Solo with Accompaniment by Cornelius Cardew for bass clarinet with three accompaniments is an exploration of timbre and texture. Clarinetist Chris Cundy weaves in and out of the electronic texture skillfully and this piece sets the tone for what is to come on the rest of the album.
Mountains by Ton de Leeuw for bass clarinet and tape is an excellent example of an extended work that blends acoustic and electronic elements. The short thematic material that interplays between the clarinet and tape is handled well by Cundy. The fragmented nature of this piece and similarity of color between the acoustic and recorded parts make it challenging to capture an expressive arc in a recording but Cundy has done just that as well as I can imagine.
Fryktoria by Thanos Chrysakis for five bass clarinets is a study of the broad tonal palette the bass clarinet has to offer, particularly in the arena of non-traditional techniques. Rather than gathering the organization of the piece in terms of rhythm or tonal material, the approach here strikes me as a set of scenes which use different textures and timbres to morph from section to section.
Mountains for solo bass clarinet by Cornelius Cardew is written in four variations. The first variation is simple from a technical standpoint and Cundy approaches it with a firm rhythmic feel and with carefully placed diminuendos. The second variation is much more rhapsodic with constant tonal variations achieved by voiced harmonics, bisbigliando and embouchure variations. Variation three is a cadenza which harkens back to the rhythmic feel from the first variation, without much variation in pulse or dynamic, it is at times difficult to imagine where the cadenza is leading. Variation four is quite lively and rhythmic and while the piece ends with a taper to niente, this variation still serves as a tidy ending to this interesting piece.
Five by John Cage is one of his number pieces which were open in instrumentation. This piece also gives the listener long periods of stasis where nothing is happening in terms of the melodic, harmonic, or rhythmic material. However, I think that is the point and it is executed well by Cundy.
If you seek an album to challenge your musical ideals and help you explore the many contemporary tonal possibilities the bass clarinet can achieve, then Mountains is the album for you.
– Spencer Prewitt
Brahms and Reger: Sonatas for Clarinet and Piano. Guy Yehuda, clarinet; Ralph Votapek, piano. J. Brahms: Clarinet Sonata in F Minor, Op. 120, No. 1; Clarinet Sonata in E-Flat Major, Op. 120, No. 2; M. Reger: Clarinet Sonata in A-Flat Major, Op. 49, No. 1; Clarinet Sonata in F-Sharp Minor, Op. 49, No. 2. Blue Griffin Recording, BRG363. Total Time: 44:00 [disc 1] / 42:00 [disc 2].
Integration and collaboration are key in Brahms and Reger, as one could argue that the clarinet is not really a “star,” but rather part of a team within the lush and interwoven score. Votapek provides a partnership with exquisite interpretation, masterful technique and rich color shifts. These artists shine in their own individual moments and draw the listener into a beautiful and cohesive ensemble at all the right junctures.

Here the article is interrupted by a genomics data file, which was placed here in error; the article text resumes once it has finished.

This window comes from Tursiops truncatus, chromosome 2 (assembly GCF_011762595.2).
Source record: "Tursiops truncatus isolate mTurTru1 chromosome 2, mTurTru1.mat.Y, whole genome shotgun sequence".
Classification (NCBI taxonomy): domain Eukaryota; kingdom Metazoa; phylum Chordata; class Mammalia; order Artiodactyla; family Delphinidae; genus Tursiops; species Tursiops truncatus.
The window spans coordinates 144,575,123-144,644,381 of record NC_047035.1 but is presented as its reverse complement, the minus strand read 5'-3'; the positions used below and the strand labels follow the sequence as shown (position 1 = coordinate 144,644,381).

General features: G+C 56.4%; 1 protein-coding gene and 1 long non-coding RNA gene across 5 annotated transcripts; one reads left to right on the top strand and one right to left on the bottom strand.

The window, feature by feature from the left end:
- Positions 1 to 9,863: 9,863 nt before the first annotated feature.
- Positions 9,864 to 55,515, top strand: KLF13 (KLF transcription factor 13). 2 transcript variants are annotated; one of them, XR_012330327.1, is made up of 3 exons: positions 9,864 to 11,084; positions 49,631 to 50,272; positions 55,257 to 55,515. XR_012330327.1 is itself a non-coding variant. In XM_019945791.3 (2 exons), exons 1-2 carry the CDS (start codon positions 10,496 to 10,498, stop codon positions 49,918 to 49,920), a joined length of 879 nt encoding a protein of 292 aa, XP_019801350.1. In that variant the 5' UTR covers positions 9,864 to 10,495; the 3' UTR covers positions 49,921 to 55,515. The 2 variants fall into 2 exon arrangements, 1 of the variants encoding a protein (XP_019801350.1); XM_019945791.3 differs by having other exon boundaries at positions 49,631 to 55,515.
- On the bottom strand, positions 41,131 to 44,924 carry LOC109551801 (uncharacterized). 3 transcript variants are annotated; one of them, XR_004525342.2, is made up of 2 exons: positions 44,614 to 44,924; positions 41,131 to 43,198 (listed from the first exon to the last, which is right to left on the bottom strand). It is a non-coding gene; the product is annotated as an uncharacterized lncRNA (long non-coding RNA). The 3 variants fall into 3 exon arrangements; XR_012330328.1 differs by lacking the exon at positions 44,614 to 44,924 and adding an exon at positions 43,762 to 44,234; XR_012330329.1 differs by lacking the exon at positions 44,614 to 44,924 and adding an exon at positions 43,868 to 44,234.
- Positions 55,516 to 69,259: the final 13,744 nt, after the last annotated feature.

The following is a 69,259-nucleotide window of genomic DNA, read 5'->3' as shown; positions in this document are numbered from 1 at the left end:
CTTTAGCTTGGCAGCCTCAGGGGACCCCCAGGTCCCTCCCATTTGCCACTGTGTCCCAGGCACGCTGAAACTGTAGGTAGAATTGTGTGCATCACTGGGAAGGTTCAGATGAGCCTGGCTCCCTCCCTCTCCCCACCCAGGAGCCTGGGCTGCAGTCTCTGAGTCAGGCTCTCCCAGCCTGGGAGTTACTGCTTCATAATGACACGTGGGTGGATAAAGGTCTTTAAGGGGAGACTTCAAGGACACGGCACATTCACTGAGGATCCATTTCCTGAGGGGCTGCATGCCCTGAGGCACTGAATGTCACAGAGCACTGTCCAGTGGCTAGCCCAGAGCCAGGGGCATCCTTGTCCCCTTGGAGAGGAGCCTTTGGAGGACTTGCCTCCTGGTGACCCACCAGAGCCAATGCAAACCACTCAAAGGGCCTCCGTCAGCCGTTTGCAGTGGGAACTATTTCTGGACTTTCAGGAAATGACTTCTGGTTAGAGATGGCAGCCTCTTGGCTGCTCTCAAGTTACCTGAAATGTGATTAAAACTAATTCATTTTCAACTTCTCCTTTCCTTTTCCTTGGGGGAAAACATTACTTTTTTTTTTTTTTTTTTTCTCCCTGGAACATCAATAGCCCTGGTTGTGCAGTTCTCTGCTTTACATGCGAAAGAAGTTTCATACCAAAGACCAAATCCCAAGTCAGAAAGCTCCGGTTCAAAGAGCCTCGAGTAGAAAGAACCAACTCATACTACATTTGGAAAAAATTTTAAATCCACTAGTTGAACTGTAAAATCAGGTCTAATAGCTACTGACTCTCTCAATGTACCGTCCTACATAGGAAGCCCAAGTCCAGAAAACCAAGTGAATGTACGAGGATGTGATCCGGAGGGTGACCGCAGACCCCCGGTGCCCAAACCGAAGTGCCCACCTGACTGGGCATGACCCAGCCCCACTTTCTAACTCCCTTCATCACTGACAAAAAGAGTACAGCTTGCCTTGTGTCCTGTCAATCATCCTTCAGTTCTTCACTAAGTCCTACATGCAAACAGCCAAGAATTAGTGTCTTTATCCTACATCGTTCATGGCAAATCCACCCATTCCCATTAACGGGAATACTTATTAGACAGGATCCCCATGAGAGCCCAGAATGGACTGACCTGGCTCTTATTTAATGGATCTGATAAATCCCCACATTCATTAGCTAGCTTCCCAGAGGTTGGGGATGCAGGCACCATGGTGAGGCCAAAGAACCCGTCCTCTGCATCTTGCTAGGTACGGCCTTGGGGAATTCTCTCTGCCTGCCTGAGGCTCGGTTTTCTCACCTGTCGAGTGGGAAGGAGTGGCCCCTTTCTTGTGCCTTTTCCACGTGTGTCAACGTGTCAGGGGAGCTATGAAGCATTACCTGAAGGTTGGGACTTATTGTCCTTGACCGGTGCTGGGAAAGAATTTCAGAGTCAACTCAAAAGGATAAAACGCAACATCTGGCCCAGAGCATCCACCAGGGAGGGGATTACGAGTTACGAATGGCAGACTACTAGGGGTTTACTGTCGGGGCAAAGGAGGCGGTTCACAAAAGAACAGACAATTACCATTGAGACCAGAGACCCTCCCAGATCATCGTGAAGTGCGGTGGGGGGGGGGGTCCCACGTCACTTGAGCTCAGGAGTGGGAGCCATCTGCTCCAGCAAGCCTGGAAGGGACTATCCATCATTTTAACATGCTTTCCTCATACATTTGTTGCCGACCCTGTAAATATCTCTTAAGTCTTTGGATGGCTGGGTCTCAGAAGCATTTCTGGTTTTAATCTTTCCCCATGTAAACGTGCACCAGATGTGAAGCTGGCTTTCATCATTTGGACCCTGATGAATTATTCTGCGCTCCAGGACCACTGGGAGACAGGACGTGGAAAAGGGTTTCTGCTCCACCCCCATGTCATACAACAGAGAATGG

Brahms’s Sonata in F Minor, Op. 120, No. 1 is filled with tenderness, especially at the transition points. Yehuda gently eases the listener into new sections and provides us with a masterclass in transition by building anticipation and releasing into arrivals. Large leaps are connected with ease and control. Reger’s Sonata in A-flat Major, Op. 49, No. 1 is approached with much of the same interpretation and gentleness, but these scores are more complex. One could argue that there could be even more contrast and color-shift, especially in the transitions of the first moment and the outer sections of the third movement, to highlight the multitude of characters and moods present in the score. I was longing to hear a darker and more intimate side in these sections. Brahms’s Sonata in E-Flat Major, Op. 120, No. 2 is another beautiful rendition of this masterwork. Much like the interpretation and performance of Brahms’s Sonata in F Minor, transitions and color shifts are bountiful, and the listener never tires of hearing the full, rich tone of both Yehuda and Votapek throughout the journey. The same can be said of Reger’s Sonata in F-sharp Minor, Op. 49, No. 2; color-shifts abound in this complicated work, especially in the final movement.
Overall, lovely dark timbres and a singing, lyrical quality makes this recording a delight to hear. Arguably, we could point to a proliferation of recordings of these masterworks and ask ourselves “Why another?” One only needs to hear the masterful execution, poignant moments and delightful collaboration of Yehuda and Votapek to confirm the rightful place of this recording into the “must-haves” of clarinet libraries and pedagogical discussions.
Into the Depths: Music for Contrabass Clarinet. Sarah Watts, contrabass clarinet; Anthony Clare, piano. E. Kelly: Into the Depths for Contrabass Clarinet and Piano; F. Donatoni: Ombra 1 for Solo Contrabass Clarinet; Ombra 2 for Solo Contrabass Clarinet; M. Spasov: Idiosyncrasies for Contrabass Clarinet and Live Electronics; T. Williams: Weighed Down by Light for Contrabass Clarinet and Fixed Media; S. Uduman: out of the darkness that envelops for Contrabass Clarinet and Live Electronics; A. Clare: Nevis for Contrabass Clarinet and Piano. Cuillin Sound, CUILL1006. Total Time: 64:00.
Assisted by pianist Antony Clare, Sarah Watts shakes, rattles and rocks on the contrabass clarinet in her new album Into the Depths. Bookended by works for contrabass clarinet and piano, the album’s centerpieces are its three electroacoustic works. Idiosyncrasies by Miroslav Spasov, Weighed Down by Light by Tom Williams, and out of the darkness that envelops by Sohrab Uduman, all utilize live processed electronics, and introduce the listener to a cornucopia of sound worlds. Watts contributes to these sound worlds with her virtuosic command of the full range of the contrabass clarinet as well as extended techniques such as slap tonguing, growling, key clicking and multiphonics.